- Regional government drawing up plans to finance a new state
- Catalonia needs tax revenue to boost leverage in negotiations
Separatist President Artur Mas needs Catalans to trust him with their taxes as well as their votes if he’s to lead them to independence, according to a senior judge appointed to draw up plans for a new state.
Politicians and commentators in Spain are debating whether Mas’s pro-independence movement would have a mandate to break away from Spain if it won control of the regional assembly with less than 50 percent of the vote in Sunday’s election. Carles Viver Pi-Sunyer, a former Constitutional Court judge and adviser to Mas, said the real bar is higher.
“When I get asked whether a majority of votes or a majority of seats I say a majority of people who pay their taxes to Catalonia,” said Viver, who was a member of Spain’s highest court before joining the Catalan government in 2004. “If 70 percent of the citizens decide to pay taxes to our agency, then the Spanish state would face a complicated situation.”
Control of tax revenue lies at the center of the power struggle between officials in Barcelona and Madrid.
At the moment, the Spanish state holds taxpayer data and collects the main levies including income and corporate taxes. But separatists have devised a system that allows Catalans to pay the regional government instead. Officials are also studying ways for the regional authorities to access the full database of Catalan taxpayers as well as the property registry, Viver said in an interview Monday in his office in Barcelona.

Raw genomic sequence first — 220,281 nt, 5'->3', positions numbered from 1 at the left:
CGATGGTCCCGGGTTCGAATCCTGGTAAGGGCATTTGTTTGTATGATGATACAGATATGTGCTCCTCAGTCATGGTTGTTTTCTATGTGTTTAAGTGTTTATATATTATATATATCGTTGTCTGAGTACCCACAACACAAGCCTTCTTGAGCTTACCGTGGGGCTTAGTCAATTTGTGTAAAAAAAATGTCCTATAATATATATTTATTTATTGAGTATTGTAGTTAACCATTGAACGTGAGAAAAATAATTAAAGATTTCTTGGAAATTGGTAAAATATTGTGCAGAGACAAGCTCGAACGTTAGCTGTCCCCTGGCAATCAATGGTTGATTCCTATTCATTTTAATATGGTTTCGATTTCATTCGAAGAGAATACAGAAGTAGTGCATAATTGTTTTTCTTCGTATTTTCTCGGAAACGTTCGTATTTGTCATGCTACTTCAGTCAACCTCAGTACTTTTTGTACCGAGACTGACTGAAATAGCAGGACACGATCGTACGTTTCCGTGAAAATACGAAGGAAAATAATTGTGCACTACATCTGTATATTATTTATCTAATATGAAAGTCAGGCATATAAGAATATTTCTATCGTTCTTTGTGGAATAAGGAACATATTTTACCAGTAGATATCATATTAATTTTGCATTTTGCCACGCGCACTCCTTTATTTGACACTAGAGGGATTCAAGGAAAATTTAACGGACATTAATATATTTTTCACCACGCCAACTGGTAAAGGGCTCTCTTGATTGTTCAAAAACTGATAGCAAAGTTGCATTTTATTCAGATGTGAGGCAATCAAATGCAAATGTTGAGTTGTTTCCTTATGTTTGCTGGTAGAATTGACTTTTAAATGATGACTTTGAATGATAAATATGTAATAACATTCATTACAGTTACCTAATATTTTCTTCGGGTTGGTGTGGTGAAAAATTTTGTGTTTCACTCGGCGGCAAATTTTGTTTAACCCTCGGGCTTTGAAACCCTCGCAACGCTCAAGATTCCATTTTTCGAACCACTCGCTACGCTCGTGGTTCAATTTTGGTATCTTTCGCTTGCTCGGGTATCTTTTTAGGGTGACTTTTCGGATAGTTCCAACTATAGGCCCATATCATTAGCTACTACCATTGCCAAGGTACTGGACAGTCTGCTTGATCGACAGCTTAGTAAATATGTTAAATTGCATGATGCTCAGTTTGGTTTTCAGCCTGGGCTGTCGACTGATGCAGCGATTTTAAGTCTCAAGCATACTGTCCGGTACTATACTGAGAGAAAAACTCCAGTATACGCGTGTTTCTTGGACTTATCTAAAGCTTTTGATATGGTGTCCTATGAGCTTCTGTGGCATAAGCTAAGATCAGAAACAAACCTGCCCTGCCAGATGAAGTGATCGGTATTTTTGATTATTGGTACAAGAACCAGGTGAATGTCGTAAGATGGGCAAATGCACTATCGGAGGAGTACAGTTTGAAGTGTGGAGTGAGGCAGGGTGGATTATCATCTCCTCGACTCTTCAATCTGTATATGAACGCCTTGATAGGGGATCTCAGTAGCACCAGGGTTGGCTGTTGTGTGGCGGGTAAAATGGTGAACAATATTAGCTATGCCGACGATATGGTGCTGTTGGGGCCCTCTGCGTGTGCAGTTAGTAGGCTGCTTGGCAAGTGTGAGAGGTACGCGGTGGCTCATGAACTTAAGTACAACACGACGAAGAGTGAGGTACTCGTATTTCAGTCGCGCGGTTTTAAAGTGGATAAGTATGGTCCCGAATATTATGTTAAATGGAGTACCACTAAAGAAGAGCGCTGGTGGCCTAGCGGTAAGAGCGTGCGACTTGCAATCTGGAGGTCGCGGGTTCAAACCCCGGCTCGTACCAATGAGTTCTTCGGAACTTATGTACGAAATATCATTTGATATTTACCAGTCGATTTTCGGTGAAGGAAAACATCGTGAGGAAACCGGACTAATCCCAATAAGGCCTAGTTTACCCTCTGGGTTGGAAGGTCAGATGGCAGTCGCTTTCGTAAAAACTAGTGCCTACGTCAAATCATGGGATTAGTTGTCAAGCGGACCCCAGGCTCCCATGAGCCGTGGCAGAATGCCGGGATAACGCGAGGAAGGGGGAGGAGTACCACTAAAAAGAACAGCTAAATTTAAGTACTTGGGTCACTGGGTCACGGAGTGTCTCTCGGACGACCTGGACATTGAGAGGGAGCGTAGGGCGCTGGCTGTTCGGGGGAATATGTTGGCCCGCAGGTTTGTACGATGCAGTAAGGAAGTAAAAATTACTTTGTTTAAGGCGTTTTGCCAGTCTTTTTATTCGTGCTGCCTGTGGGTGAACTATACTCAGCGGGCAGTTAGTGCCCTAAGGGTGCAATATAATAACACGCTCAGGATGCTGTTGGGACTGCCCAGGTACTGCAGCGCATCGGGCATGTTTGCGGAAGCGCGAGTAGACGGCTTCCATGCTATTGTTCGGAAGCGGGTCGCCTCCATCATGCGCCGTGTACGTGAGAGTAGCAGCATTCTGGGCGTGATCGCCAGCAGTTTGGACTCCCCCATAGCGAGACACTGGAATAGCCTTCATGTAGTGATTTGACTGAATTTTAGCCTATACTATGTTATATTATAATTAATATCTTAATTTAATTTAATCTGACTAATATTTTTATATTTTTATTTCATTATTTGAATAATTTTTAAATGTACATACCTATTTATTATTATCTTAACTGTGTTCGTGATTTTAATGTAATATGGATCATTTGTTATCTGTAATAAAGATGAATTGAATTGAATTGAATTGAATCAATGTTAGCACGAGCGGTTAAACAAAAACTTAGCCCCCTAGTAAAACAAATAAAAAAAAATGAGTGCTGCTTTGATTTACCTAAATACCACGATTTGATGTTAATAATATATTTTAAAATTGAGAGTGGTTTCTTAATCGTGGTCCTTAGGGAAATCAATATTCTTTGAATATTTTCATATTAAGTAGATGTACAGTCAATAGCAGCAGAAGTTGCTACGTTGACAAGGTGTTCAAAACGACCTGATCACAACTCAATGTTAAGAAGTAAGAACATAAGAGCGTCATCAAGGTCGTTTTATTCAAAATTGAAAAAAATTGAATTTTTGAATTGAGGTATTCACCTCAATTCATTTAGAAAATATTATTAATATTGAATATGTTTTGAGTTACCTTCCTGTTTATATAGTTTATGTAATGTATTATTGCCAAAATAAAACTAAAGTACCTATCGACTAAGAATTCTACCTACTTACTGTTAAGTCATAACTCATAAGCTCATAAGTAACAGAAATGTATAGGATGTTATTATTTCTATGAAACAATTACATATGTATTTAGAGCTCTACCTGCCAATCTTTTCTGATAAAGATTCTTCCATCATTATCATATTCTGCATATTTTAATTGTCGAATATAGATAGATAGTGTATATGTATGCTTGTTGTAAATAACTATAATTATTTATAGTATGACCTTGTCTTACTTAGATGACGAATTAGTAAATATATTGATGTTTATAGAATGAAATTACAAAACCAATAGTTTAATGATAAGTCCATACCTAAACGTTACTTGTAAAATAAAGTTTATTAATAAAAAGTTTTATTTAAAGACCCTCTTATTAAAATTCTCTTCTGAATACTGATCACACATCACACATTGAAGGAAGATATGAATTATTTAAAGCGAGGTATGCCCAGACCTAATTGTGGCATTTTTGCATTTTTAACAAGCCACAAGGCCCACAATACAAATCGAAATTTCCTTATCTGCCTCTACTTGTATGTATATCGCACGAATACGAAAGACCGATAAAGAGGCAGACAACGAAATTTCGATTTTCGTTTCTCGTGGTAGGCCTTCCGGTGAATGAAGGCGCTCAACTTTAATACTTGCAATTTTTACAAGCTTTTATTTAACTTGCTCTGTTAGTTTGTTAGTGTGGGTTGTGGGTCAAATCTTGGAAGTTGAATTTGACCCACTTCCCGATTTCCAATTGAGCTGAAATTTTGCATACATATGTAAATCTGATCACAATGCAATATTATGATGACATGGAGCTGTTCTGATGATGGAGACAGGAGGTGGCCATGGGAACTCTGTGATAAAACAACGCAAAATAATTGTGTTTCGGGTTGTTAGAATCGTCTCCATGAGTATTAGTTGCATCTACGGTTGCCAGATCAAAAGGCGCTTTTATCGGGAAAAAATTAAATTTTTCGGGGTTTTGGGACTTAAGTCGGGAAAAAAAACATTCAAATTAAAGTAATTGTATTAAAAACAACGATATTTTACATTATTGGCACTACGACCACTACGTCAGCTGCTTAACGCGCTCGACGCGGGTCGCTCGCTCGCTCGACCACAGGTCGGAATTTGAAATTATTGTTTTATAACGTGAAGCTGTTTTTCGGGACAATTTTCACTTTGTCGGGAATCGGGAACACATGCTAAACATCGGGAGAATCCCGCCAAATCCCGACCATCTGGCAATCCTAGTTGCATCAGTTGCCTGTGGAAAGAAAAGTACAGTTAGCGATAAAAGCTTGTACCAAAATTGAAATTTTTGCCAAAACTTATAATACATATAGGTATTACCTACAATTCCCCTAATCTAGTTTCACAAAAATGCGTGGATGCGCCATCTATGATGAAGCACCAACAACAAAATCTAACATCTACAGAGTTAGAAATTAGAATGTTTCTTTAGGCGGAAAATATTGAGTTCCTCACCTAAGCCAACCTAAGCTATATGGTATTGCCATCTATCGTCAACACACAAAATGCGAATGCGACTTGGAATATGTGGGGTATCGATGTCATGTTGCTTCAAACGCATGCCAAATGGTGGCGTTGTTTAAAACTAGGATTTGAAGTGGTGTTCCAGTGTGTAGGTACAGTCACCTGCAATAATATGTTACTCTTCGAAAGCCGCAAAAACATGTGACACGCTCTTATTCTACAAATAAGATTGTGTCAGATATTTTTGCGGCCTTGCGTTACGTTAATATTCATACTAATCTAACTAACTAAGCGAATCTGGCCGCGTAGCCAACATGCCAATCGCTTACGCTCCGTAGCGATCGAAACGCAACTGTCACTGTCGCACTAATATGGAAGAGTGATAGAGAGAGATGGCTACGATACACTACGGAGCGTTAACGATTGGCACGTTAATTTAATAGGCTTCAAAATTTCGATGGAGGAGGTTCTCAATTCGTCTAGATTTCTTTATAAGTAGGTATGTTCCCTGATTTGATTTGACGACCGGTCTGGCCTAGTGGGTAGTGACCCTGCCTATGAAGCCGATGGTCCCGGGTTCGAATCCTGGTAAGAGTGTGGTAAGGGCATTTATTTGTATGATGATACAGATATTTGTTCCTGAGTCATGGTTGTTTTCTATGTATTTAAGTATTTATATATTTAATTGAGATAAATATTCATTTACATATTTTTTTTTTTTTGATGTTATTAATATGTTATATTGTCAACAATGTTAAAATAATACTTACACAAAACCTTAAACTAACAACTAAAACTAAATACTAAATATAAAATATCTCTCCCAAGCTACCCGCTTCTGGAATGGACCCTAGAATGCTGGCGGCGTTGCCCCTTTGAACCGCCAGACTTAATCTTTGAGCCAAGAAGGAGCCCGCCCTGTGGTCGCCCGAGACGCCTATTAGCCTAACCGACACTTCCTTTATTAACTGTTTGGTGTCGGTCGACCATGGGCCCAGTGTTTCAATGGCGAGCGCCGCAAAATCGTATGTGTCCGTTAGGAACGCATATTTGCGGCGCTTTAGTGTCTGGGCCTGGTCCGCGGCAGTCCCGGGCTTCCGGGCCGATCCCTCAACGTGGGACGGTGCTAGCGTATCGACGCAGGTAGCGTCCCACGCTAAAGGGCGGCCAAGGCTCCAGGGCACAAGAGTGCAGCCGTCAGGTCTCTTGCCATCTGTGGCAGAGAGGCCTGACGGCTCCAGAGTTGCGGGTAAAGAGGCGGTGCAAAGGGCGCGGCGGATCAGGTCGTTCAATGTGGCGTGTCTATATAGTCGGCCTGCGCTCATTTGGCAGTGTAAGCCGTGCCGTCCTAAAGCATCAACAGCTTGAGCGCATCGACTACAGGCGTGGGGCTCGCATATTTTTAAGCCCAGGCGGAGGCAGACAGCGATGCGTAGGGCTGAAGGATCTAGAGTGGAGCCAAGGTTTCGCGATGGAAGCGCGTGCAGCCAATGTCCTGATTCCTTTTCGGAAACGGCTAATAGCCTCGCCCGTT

The challenge for Catalan officials is that the Spanish tax agency has the power to freeze the citizens’ bank accounts if they don’t receive payment, posing a dilemma to Catalans wanting to support the cause. That risk can be eliminated by creating “legal security and doing things right,” said Viver, without providing details.
The Catalan government, which collects about 5 percent of the region’s levies, needs the cash to build the institutions of a new state such as a pension system. Gaining control over a bigger slice of the taxes may also force the Spanish government to negotiate because its budget deficit, the second-largest in the European Union, leaves it vulnerable to disruptions in its cash-flow.
Spanish Prime Minister Mariano Rajoy has refused to engage in any negotiation over moves toward independence, saying that the process is illegal. Instead, the central government is setting up a legal firewall with lawsuits before the Constitutional Court.
Mas named Viver to head his Commission for the National Transition, though his role was suspended when the Spanish government filed a lawsuit with the Constitutional Court in Madrid in July.
Building a State
Over the next 18 months, the regional government plans to prepare most of the institutions for a Catalan state. At the end of that process, Catalonia would start acting as a state and requesting its citizens to pay their taxes, said Viver, citing the road map agreed by the region’s ruling party Convergencia and its separatist ally Esquerra Republicana.
Mas’s advisers looking at how to finance the new state are considering raising debt in international markets or offering rebates for taxpayers willing to advance payments, said Viver. They are also looking at other “very interesting” alternatives, he said, declining to give any more detail.
“It’s fantasy to think that you will collect all the taxes from day one,” Viver said. “But it’s not true that we won’t be collecting any tax.”